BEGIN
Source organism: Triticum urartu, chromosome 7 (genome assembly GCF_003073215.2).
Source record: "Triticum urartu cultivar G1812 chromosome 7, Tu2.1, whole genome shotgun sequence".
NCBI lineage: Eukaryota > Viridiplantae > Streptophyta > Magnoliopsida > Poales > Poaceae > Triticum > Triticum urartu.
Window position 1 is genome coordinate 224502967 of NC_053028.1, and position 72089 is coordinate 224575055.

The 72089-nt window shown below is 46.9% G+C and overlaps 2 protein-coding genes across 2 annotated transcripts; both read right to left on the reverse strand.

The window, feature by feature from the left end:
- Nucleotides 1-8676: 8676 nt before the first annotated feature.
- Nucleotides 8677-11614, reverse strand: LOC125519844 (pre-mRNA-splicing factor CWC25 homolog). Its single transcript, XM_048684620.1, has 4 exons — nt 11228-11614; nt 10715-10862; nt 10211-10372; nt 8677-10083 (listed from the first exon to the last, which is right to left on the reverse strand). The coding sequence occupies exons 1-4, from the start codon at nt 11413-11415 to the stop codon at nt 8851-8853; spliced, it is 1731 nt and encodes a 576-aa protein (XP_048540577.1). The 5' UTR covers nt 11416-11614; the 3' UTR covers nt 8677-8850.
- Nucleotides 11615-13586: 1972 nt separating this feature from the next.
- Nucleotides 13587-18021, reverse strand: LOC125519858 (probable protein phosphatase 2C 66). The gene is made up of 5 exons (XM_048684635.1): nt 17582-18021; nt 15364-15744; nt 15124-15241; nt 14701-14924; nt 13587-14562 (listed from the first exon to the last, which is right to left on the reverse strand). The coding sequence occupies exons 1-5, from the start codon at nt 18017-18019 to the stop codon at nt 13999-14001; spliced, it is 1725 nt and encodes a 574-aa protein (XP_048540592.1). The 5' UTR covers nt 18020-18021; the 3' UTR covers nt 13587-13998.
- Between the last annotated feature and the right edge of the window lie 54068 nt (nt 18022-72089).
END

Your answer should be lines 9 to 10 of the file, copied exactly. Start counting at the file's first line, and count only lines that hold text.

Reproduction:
- Nucleotides 11615-13586: 1972 nt separating this feature from the next.
- Nucleotides 13587-18021, reverse strand: LOC125519858 (probable protein phosphatase 2C 66). The gene is made up of 5 exons (XM_048684635.1): nt 17582-18021; nt 15364-15744; nt 15124-15241; nt 14701-14924; nt 13587-14562 (listed from the first exon to the last, which is right to left on the reverse strand). The coding sequence occupies exons 1-5, from the start codon at nt 18017-18019 to the stop codon at nt 13999-14001; spliced, it is 1725 nt and encodes a 574-aa protein (XP_048540592.1). The 5' UTR covers nt 18020-18021; the 3' UTR covers nt 13587-13998.